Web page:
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By Paul A. Eisenstein

Lyft, the nation’s second-largest ride-sharing service, launched its initial public offering on Friday, valuing the company at more than $20 billion.

One of the big winners could be General Motors, which holds 18.6 million shares, currently valued at more than $1.3 billion — or about 2.6 times more than the $500 million the automaker invested in the service back in January 2016.

As “a significant investor,” it’s no wonder that GM Chief Executive Officer Mary Barra told NBC News she is watching Lyft’s IPO "with great interest."

Lyft beat rival Uber to market and has been generating significant interest among investors. That reflects a widespread belief that millions of Americans will eventually shift away from owning a vehicle to using services like Lyft to get around. By 2030, as much as 30 percent of the miles Americans travel by road will be in vehicles operated by companies like Lyft, according to a study by the Boston Consulting Group.

That scenario could create problems for the auto industry if it results in lower demand for personally owned vehicles, according to industry analysts. GM was seen as hedging its bets when it made its Lyft investment, teaming up with a company that could wind up buying millions of its vehicles in the years ahead.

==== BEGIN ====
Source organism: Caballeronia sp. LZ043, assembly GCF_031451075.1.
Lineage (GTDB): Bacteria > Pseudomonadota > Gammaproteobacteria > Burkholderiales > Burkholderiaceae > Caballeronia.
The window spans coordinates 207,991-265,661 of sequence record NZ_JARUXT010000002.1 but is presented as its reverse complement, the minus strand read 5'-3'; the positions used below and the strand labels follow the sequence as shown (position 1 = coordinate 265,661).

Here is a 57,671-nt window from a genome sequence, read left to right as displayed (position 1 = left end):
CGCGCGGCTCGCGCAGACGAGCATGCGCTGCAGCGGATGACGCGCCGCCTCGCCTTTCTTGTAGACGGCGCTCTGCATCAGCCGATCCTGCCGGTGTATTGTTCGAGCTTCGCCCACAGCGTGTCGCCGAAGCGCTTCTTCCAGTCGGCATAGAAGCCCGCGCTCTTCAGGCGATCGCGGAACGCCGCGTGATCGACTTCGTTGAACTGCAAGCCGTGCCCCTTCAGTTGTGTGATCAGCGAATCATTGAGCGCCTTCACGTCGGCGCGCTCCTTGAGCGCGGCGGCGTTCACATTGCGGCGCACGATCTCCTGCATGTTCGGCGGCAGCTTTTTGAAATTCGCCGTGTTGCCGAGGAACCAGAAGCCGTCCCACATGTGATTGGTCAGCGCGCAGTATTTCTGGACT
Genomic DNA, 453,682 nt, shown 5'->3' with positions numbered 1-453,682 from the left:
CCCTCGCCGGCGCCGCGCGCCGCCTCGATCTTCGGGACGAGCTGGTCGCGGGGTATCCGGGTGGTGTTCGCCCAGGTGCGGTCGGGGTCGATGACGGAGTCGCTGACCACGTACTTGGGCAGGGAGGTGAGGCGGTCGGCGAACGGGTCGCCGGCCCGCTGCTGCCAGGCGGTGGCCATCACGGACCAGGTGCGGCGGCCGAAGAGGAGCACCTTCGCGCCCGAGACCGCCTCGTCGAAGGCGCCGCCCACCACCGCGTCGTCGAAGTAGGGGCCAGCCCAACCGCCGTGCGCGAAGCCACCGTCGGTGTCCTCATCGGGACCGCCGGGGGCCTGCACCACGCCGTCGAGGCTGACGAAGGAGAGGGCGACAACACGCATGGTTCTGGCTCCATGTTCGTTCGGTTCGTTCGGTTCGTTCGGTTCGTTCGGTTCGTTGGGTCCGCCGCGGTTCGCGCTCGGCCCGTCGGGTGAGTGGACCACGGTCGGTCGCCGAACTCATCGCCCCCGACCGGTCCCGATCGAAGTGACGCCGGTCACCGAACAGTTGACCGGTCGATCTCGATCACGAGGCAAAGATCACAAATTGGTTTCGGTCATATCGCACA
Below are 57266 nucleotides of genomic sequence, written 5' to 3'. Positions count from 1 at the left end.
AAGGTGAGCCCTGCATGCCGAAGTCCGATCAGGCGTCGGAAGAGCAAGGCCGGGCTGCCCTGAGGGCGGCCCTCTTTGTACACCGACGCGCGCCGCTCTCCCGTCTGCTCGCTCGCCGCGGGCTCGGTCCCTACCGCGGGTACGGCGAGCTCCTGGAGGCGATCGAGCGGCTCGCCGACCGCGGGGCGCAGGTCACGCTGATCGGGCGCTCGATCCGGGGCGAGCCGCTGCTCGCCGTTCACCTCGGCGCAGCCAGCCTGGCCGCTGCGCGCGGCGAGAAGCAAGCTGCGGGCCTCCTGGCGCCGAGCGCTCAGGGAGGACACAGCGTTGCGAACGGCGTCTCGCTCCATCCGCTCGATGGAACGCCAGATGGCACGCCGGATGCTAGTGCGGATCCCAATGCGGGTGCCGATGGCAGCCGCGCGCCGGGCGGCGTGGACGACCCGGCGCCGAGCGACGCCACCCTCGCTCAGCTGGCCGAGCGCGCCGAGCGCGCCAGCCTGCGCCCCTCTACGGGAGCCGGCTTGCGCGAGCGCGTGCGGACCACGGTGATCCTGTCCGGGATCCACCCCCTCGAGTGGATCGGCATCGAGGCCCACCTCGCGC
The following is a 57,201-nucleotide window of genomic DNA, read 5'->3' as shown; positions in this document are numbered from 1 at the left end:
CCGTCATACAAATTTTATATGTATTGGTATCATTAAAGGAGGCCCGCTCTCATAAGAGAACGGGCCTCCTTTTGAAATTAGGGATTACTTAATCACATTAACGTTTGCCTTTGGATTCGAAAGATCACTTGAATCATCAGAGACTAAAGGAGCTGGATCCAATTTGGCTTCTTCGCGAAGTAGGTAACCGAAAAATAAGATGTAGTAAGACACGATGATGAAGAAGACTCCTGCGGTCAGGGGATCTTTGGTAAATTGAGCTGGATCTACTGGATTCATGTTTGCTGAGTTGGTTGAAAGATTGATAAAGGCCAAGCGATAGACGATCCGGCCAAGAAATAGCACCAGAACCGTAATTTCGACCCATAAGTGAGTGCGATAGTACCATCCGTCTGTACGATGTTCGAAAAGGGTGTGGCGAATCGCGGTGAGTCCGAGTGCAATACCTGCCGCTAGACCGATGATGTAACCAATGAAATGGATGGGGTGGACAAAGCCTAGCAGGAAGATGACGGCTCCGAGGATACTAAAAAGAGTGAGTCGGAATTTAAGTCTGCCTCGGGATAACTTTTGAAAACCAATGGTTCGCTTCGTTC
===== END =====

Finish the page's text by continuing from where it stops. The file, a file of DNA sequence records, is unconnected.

Other automakers have taken a similar approach, with GM’s arch-rival Toyota, for one, partnering with Uber.

A key question is what GM might do once the Lyft IPO is completed. It could hold on and hope to see its shares gain even more value, or it could sell off some or all of its holdings. The answer to that question may depend on what it sees in the future for the alliance.

When it was first announced, GM’s then-president Dan Ammann said the automaker wanted to put some of the autonomous vehicles it is developing into service through Lyft. That fit into the ride-sharing service’s own strategy.

Right now, Lyft — like rival Uber — continues to operate deeply in the red, in large part because the drivers who contract with the service make up its single-biggest cost. The BCG study estimated that the cost of providing rides would drop by roughly half, on a per-mile basis, once companies like Lyft could field fleets of completely driverless vehicles.

But while Lyft is now running its own autonomous vehicle development program, GM has stepped back. “Right now… we have no active projects under way,” Barra said in June.

Instead, the automaker has shifted the focus of its autonomous development program. Late last year, Ammann stepped away from his GM duties to become CEO of San Francisco-based Cruise Automation, the automaker’s self-driving vehicle research subsidiary. It has indicated it hopes to launch a pilot program using autonomous versions of its Chevrolet Bolt EV model this year. But that would be done through Maven, another GM subsidiary that could wind up becoming a Lyft competitor.

What GM will do with Lyft “depends upon where they want to put their priorities, and if that will shift to Maven,” said David Andrea, principle automotive analyst with consulting firm Plante Moran. But the automaker could take a two-pronged approach, using both Lyft and Maven as “conduits for deploying its vehicles.”

It is expected that GM won’t sever its ties to Lyft entirely, even if it sells off some or all of its 18.6 million shares. If nothing else, Andrea and other observers expect the carmaker will continue to offer a special leasing program for Lyft drivers that has helped it create a new market for its vehicles.

For its part, the automaker said it had no comment on its plans following the Lyft IPO.